‘Tis the Season for Phishing Scams
The holiday season is prime time for phishing scams aimed at stealing sensitive, personal information (e.g. passwords, credit card numbers, Social Security numbers), which in turn can be used for fraud or identity theft. As your inbox fills with Christmas shopping deals, holiday greetings, travel discounts, and New Year’s specials, the Department of Information Technology wants to remind you of these important tips for identifying and avoiding phishing scams.
How to Spot a Phishing Attack
Phishing email messages are designed to steal your identity. They ask for personal data, or direct you to a website or phone number where you are asked to provide personal information. When you receive an email, even if it appears to come from a trusted source, be aware of the common warning signs of a phishing attack.
Unverified Sender Information
You receive an email from a popular cruise line, but the sender is using a public email domain such as Gmail, Yahoo, or AOL.
Scammers will often customize the sender’s display name to be familiar and general. Check the full email address of the sender to ensure that the domain name (what follows the @ symbol) matches the apparent sender. Also, check for emails that resemble the name of a well-known company (@shu.edu), but are slightly altered by adding, omitting, or transposing letters (@shu.com).
Spelling and Grammar Mistakes
The subject line of the email reads, “book an Cruises this winter.”
Pay special attention to how an email is worded, and look for spelling, punctuation, and grammatical errors. Poorly written emails are often a tell-tale sign of a phishing scam.
Urgency and Ultimatums
The body of the message states, “You’ve been selected to receive 65% off an upcoming cruise. Click here to claim your discount. This deal ends tonight at 6 p.m.”
Messages that convey a sense of urgency are designed to make you respond immediately without thinking. Additionally, messages about contests you did not enter or offers for goods or services at an unbelievable price are likely fraudulent.
Incorrect Links and Unexpected Attachments
The URLs or hyperlinked words in a phishing email are often masked, meaning the link you see does not direct you to the address displayed. Instead, users who click are directed to a different, usually illegitimate, website. Before you click, hover your mouse pointer over links and hyperlinks, and a small pop-up window will appear showing you the true destination of where the click will take you.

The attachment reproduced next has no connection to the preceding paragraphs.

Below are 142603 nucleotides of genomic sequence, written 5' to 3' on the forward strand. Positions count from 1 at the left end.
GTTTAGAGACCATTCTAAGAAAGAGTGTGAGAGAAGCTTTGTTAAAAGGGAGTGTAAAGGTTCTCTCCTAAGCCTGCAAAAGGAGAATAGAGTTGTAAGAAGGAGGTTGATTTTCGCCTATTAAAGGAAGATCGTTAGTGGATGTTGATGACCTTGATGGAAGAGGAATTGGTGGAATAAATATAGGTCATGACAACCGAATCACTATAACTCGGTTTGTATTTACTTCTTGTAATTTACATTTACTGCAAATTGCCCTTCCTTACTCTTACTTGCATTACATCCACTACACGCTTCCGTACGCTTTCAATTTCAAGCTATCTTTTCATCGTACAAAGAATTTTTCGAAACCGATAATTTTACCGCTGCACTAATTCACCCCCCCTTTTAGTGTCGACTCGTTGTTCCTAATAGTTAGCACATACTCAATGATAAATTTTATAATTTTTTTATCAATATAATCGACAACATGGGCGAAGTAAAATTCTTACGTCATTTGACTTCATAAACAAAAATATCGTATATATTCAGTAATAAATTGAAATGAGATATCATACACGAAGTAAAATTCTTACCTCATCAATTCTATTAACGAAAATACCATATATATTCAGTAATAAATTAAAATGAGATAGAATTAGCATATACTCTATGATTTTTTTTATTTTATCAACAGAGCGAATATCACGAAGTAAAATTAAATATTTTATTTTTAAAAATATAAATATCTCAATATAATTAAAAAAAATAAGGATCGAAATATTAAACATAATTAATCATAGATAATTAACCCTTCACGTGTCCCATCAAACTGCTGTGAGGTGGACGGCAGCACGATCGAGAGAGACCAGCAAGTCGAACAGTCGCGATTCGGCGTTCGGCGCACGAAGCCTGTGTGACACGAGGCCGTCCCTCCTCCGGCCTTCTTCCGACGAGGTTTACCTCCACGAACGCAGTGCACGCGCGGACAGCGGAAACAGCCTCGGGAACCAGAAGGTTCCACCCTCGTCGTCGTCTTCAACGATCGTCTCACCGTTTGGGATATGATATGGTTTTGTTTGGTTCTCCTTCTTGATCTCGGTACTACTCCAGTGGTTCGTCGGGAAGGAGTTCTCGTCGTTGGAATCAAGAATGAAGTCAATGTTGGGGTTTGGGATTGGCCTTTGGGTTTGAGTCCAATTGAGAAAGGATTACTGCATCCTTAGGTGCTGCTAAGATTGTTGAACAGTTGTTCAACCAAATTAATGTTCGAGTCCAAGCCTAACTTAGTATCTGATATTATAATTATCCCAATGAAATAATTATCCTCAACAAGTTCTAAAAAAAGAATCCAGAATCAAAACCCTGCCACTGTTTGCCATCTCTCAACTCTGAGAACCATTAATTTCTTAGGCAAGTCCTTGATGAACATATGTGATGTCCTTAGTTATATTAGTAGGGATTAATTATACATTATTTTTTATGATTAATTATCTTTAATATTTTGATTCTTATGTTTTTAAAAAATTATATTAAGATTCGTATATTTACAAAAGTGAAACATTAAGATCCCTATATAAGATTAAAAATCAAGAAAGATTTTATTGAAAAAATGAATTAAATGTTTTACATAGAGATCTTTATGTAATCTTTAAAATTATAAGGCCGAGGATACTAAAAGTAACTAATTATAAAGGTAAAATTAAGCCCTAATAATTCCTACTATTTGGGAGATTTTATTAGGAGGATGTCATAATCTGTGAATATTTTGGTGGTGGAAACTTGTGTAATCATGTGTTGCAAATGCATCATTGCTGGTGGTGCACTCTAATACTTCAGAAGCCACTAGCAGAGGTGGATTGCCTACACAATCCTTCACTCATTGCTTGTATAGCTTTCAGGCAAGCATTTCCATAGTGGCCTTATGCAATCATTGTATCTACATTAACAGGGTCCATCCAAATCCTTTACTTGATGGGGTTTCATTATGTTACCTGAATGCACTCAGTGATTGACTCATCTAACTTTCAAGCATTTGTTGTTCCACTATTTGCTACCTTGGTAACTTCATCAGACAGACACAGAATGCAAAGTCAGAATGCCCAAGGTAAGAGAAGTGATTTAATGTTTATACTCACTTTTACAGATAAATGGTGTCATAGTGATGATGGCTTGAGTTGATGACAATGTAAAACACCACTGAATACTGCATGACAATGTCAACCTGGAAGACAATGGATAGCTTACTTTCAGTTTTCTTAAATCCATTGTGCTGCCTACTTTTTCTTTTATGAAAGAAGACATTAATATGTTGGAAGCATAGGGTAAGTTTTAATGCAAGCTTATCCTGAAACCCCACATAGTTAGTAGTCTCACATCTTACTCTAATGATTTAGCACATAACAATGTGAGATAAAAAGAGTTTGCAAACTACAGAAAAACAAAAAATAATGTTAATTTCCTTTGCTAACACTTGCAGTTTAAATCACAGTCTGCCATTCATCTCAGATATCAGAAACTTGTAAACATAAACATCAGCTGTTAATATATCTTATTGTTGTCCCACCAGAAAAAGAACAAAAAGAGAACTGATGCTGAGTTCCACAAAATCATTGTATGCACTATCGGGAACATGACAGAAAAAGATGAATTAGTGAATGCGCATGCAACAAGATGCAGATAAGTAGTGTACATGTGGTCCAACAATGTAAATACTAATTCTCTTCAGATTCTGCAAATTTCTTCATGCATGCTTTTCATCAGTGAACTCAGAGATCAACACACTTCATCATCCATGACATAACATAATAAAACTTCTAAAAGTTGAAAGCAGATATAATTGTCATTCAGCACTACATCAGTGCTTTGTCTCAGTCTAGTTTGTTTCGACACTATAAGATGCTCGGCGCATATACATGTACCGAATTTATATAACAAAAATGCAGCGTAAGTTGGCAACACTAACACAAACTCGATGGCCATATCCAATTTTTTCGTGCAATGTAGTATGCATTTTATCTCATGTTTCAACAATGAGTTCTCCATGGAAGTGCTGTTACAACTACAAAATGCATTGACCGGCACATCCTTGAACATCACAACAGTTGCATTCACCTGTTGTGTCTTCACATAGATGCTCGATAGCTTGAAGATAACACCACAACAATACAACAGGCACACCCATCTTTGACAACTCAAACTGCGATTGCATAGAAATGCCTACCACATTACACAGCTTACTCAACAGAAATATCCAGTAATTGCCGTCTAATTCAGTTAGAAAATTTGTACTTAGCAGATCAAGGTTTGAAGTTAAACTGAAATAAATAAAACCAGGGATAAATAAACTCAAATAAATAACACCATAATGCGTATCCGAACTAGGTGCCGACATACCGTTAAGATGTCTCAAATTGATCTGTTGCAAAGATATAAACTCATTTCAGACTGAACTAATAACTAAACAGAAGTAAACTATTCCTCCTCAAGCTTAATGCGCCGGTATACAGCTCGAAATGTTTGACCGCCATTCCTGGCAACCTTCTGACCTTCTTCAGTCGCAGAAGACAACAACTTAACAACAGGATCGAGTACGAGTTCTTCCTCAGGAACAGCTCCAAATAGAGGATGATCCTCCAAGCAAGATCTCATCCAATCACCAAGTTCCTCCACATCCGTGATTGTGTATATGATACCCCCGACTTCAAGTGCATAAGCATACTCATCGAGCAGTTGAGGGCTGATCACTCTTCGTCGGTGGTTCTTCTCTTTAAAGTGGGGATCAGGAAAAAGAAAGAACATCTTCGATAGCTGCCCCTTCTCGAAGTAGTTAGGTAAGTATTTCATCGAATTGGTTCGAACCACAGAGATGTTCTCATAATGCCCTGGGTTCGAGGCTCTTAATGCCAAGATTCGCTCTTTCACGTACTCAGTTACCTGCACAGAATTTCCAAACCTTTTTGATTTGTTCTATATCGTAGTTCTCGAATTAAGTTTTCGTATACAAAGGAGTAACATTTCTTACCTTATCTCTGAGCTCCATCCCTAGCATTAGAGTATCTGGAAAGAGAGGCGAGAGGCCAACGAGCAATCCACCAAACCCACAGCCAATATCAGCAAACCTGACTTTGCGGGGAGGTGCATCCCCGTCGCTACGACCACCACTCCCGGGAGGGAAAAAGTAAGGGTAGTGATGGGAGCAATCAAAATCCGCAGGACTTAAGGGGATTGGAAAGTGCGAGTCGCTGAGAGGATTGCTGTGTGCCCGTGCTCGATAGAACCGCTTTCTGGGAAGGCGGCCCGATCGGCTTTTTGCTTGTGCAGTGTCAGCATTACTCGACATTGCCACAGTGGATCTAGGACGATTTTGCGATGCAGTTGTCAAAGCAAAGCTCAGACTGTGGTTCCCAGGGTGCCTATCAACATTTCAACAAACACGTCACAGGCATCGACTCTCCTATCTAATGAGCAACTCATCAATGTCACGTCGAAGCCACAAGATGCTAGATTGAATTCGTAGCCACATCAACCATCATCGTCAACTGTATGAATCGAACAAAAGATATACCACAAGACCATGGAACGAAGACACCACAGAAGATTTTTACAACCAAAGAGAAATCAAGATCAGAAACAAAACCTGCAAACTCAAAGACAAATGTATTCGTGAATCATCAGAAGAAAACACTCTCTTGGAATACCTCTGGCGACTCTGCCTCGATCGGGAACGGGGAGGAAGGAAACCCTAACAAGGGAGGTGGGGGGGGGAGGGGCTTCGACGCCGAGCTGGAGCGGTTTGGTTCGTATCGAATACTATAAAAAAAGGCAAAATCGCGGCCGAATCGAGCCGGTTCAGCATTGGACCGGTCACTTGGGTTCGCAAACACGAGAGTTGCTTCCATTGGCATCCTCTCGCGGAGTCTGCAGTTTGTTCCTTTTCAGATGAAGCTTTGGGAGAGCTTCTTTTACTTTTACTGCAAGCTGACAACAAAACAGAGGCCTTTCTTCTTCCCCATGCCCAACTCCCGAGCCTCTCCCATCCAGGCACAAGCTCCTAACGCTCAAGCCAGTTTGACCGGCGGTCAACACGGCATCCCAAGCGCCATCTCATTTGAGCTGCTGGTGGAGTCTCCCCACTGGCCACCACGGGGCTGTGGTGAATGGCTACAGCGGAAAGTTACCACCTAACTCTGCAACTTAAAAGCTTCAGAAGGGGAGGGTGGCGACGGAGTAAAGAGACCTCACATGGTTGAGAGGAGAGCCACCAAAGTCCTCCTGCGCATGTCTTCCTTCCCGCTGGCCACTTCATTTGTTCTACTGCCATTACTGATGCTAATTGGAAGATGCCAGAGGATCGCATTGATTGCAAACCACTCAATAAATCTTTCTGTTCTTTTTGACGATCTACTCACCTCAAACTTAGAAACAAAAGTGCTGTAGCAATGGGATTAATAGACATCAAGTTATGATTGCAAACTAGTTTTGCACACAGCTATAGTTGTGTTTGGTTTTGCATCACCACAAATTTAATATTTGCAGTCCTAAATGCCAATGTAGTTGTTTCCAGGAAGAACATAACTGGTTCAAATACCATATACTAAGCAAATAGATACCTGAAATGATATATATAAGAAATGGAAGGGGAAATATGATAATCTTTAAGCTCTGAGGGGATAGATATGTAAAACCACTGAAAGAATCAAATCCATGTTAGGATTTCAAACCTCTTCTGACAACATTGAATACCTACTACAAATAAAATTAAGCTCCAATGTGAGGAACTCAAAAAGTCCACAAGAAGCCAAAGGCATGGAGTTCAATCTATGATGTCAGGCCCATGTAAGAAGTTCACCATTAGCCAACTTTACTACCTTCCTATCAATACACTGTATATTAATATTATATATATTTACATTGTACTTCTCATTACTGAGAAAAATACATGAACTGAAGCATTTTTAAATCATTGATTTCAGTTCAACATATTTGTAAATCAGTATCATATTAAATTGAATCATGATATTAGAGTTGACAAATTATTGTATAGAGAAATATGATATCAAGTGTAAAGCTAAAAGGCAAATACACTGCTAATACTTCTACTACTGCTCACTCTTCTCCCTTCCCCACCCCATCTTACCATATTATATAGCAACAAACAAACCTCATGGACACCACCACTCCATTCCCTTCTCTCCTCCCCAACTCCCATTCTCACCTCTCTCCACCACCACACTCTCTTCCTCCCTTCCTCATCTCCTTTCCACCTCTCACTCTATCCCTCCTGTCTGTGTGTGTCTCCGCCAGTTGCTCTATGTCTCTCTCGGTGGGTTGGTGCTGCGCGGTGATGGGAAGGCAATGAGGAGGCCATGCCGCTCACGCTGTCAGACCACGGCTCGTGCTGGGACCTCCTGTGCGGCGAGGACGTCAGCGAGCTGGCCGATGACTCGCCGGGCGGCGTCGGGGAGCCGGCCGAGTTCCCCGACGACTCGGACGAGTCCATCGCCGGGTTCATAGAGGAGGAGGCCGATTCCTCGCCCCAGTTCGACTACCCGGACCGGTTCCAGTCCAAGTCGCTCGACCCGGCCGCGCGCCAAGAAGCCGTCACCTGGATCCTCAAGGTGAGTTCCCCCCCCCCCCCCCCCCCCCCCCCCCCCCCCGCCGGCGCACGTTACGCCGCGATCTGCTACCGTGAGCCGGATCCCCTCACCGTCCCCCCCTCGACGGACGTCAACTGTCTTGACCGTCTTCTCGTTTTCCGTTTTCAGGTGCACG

For unsolicited attachments, use a personal, anti-virus software to scan the attachment before opening it. Be aware that some anti-virus software will not allow scanning from the email itself, so you may be required to download it to your desktop first by right clicking the attachment. This is okay as long as the attachment isn’t opened from your email or desktop before the scan is complete.
You’ve Been Phished. Now What?
If you recognize that an email sent to you is a phishing email, report it! Click the “Report Phish” button, located in the top navigation of your email account, to send the email to IT Security for investigation. If you are unable to find the button, or it doesn’t work, open a ticket with the service desk by forwarding the phishing email to [email protected].
If you accidentally clicked on a link or provided any information before recognizing the phishing attempt, close the page and immediately change the passwords of any compromised accounts. If you’ve provided credit card or banking information, contact your bank and financial institutions to make them aware of the situation. Lastly, report the phishing attack to Information Security to receive recommendations for additional steps.
Don’t let cyber criminals steal your information, identity, or holiday joy. To learn more about steps you can take to protect yourself, visit: www.shu.edu/technology/phishing-scams.cfm
Categories: Science and Technology